In the little spare time that you have, what do you do with it?

My number one thing to do is spend time with my family; I'm completely blessed with my wife and two great kids.

Gardener's World and Money For Nothing are true reflections of my interests. I've always grown up in a green fingered house and now I like to work in my own garden, while Money For Nothing is literally filmed at my home! I love DIY and I'm always working away in my workshop, on-screen and off.

Whisky is my go-to at the end of a long weekend working in the house or in the garden. I feel like I've earned it.

Do you remember your first dram? 

Some of my earlies memories of Christmases and birthdays are of my dad having a dram at the end of the night. When I became old and sophisticated enough, I got to join in. Those are some of my happiest memories to this day.

And you're a cocktail fan, too?

Yeah, well, I'm in showbusiness! I've got to be, eh?

What do you make of your first visit to Johnnie Walker Princes Street?

It's amazing! Being an Edinburgh boy, I'm so proud that Johnnie Walker Princes Street exists in my town, in the same way that I'm proud of whisky because I'm Scottish. That sense you can go to the other side of the world and there's a little piece of your country on the shelf. There's an amazing pride that comes from that.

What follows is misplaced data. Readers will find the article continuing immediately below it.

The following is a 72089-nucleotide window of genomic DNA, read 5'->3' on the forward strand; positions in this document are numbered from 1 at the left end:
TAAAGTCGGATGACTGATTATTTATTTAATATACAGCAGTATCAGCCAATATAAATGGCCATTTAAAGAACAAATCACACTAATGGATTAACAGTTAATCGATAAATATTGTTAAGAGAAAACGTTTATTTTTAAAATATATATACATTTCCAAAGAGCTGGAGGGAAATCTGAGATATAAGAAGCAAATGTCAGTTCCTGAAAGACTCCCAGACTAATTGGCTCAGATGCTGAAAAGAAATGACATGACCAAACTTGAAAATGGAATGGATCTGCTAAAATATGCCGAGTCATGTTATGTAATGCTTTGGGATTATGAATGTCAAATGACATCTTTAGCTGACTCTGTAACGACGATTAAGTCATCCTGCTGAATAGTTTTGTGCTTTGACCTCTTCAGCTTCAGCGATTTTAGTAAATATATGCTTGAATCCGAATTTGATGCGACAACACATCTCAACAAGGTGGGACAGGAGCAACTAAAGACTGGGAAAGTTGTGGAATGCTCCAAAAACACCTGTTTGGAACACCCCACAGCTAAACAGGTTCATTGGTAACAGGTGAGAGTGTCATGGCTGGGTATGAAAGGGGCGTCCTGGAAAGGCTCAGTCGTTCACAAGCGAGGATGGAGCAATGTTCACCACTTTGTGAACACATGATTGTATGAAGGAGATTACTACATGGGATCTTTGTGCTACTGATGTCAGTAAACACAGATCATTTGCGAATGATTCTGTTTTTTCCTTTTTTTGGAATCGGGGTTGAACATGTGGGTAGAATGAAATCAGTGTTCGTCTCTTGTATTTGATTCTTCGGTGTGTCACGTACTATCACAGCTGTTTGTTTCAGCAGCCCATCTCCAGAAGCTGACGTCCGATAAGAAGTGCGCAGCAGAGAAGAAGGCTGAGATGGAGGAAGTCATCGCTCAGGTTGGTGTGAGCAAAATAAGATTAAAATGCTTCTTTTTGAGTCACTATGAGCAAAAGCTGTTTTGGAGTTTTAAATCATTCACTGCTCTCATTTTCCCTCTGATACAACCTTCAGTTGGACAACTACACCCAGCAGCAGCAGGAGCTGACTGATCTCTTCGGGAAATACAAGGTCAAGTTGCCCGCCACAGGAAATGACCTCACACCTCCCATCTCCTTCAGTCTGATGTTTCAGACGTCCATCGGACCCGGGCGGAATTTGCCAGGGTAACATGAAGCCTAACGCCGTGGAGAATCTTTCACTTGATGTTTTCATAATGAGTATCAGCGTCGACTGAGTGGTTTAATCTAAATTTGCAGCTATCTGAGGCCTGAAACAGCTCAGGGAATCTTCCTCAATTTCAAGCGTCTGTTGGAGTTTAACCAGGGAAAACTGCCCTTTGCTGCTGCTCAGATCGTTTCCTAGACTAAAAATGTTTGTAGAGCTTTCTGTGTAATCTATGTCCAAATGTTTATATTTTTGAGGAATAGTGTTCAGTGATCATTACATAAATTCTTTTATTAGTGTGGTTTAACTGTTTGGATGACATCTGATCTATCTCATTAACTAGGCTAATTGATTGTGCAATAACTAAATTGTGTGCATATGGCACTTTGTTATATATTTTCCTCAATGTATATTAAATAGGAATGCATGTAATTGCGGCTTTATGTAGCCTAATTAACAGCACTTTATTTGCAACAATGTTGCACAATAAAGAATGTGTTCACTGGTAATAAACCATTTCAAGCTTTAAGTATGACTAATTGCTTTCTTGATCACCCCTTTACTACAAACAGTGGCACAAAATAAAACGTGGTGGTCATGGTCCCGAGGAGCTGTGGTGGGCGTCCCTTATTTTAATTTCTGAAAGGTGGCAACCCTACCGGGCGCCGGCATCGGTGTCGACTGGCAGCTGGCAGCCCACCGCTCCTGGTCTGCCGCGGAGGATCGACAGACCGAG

After a lot of hard work, mental and physical strength - do you feel you are in a good place?

The thing is, my life is perfect. I've got an amazing family, and an amazing job. The way I got here was pretty tough and yes, I've got a disability and that's bloody hard sometimes, but would I change it all? I wouldn't wish my injuries on anyone, in the same way that I wouldn't wish the last 18 months of the pandemic on anyone. But when you come out the other end of it and you've learned something about yourself - whether you've just survived or you've become an expert in making sourdough - there are parts of life that are better as a result of what happened. You can't take the good without the bad so I accept what happened to me; I know I can't change it, so why would I fret about it? It all worked out all right, my life is damn good. And I feel like I'm only just getting started.

Look out for JJ presenting next year's Invictus Games at The Hague, and follow him on Instagram (@jj.chalmers) to keep up with his latest projects.

The original feature is from the Winter 2021 edition of Whiskeria, delivered to the door of W Club subscribers and also free with any Whisky Shop purchase in store or online. Click here to read the full Winter 2021 issue of Whiskeria online for free.